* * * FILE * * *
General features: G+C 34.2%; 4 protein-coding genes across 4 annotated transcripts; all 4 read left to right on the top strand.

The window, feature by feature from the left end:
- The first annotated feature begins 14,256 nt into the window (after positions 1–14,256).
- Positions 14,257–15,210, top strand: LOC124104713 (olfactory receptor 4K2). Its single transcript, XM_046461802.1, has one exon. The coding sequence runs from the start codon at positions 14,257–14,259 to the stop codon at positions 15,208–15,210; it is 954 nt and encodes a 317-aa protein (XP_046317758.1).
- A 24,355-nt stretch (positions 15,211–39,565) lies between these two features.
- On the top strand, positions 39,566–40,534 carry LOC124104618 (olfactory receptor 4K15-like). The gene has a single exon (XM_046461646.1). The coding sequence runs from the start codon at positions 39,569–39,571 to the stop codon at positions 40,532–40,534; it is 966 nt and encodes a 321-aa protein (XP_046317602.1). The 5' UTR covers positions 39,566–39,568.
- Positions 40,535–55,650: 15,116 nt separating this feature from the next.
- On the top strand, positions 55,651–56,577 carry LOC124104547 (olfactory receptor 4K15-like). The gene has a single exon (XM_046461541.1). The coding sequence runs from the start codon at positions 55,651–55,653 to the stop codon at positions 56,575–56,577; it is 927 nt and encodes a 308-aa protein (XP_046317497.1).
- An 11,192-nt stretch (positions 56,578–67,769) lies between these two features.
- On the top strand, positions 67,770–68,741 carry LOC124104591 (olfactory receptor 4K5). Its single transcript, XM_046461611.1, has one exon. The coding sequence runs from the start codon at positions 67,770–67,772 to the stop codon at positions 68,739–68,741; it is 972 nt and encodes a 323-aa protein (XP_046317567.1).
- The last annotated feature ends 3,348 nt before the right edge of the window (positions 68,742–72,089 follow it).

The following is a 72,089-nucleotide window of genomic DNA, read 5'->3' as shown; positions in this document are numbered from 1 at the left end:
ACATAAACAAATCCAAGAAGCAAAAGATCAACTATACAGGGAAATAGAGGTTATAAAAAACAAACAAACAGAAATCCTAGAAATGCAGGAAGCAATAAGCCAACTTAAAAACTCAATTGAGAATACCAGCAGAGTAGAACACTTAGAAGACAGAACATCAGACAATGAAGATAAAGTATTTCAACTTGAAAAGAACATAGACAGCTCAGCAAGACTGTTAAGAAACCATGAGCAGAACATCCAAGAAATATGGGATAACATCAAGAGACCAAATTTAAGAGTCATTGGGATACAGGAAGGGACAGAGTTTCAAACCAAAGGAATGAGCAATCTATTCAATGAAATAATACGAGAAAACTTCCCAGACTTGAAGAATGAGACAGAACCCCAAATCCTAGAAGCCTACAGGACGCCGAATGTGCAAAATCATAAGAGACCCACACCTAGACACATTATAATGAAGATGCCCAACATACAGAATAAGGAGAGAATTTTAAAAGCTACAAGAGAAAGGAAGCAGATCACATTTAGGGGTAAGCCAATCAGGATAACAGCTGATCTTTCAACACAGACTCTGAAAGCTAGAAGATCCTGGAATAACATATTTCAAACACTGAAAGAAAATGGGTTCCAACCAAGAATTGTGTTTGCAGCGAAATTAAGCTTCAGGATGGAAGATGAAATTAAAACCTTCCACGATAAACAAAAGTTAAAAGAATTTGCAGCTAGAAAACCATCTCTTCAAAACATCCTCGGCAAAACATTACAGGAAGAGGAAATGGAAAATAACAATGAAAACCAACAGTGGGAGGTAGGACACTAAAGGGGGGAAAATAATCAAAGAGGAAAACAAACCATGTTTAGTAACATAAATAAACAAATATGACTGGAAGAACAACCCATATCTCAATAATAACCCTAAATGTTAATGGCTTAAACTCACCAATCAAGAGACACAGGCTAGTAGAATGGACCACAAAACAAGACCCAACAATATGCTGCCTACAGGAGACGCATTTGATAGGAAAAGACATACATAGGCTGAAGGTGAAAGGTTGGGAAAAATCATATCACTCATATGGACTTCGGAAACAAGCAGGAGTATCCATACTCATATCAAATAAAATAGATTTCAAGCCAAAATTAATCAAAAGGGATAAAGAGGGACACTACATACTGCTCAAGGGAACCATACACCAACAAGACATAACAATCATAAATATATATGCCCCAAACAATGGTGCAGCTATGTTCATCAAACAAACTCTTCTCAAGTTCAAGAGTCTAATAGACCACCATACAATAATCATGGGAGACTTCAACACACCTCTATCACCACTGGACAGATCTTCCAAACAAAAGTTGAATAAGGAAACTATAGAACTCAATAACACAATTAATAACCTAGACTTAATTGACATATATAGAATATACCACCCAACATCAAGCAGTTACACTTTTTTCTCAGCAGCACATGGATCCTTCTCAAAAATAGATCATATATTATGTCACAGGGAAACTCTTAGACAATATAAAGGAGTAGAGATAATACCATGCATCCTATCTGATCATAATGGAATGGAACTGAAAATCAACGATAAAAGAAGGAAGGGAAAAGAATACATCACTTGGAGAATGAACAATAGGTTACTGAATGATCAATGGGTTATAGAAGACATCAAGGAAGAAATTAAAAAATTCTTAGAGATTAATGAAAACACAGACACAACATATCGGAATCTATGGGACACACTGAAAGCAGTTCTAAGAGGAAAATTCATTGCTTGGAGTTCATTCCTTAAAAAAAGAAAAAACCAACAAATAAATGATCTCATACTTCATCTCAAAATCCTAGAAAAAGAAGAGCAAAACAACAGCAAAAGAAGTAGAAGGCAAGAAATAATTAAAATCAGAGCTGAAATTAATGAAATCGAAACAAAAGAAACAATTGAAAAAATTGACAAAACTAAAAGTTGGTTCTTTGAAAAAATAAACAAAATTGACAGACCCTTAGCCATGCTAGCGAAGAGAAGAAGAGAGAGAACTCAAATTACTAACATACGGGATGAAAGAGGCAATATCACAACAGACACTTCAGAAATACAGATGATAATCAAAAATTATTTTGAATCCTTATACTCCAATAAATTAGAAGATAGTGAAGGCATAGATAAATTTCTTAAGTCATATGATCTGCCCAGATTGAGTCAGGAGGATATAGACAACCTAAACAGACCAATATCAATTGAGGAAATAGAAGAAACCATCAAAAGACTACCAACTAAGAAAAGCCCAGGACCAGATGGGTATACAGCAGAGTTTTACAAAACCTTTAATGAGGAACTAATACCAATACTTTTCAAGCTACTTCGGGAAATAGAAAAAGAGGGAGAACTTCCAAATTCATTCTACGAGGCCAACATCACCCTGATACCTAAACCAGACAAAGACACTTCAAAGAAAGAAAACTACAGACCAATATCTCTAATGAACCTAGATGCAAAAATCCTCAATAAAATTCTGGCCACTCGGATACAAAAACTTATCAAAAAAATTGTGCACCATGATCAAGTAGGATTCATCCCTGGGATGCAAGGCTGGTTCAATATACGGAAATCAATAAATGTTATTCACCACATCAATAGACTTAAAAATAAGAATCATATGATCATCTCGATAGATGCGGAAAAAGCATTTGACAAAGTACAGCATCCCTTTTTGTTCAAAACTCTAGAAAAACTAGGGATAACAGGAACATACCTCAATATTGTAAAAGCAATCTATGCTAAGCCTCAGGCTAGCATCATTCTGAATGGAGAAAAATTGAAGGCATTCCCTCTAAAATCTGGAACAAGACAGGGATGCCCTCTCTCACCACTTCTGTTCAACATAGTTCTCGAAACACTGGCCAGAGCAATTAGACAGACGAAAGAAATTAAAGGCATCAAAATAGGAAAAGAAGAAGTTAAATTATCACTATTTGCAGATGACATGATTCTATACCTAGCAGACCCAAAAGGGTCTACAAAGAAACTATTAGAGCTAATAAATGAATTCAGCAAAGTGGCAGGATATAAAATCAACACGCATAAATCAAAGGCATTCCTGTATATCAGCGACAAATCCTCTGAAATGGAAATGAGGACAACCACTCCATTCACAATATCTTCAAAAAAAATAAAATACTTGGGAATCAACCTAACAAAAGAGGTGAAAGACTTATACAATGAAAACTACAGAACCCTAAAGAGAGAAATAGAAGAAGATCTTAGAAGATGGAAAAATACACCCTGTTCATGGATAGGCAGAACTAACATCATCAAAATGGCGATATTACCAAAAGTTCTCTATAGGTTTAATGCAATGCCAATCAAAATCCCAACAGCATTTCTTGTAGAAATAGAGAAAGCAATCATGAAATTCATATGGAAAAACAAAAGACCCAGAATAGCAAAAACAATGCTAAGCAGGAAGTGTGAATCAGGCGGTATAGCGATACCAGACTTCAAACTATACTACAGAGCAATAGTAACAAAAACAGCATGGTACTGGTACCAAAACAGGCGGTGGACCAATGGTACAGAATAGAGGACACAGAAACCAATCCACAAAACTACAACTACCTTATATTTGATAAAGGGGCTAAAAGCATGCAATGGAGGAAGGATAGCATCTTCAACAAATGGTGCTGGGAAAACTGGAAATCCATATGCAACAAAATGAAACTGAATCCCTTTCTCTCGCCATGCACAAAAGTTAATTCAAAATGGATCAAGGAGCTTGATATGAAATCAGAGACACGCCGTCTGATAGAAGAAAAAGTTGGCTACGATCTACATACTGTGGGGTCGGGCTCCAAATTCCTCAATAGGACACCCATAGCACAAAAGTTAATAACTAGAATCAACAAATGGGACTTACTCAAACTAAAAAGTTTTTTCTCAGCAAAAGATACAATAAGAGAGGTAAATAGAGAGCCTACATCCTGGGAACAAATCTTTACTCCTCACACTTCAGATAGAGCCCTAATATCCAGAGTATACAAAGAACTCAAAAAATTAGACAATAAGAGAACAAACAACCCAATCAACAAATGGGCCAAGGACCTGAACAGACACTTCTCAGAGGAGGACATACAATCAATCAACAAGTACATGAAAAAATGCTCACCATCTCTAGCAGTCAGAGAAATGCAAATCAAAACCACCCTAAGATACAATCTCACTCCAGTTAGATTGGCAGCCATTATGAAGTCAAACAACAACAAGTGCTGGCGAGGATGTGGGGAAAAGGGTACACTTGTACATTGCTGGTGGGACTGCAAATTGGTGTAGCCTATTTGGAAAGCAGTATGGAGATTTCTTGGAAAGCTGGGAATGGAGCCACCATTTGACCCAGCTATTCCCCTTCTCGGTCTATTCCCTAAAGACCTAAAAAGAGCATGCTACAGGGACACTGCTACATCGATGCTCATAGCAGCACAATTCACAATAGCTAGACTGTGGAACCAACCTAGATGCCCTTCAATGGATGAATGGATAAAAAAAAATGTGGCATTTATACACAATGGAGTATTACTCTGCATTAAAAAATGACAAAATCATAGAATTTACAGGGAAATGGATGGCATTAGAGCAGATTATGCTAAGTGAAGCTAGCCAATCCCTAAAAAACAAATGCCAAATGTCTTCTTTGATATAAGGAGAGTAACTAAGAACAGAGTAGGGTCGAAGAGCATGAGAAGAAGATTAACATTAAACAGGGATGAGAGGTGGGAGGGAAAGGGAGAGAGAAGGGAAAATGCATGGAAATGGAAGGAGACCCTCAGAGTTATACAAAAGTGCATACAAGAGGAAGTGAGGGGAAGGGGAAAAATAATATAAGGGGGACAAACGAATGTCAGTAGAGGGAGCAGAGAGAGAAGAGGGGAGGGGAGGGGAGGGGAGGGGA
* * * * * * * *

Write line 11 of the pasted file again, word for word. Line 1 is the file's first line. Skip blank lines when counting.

- The last annotated feature ends 3,348 nt before the right edge of the window (positions 68,742–72,089 follow it).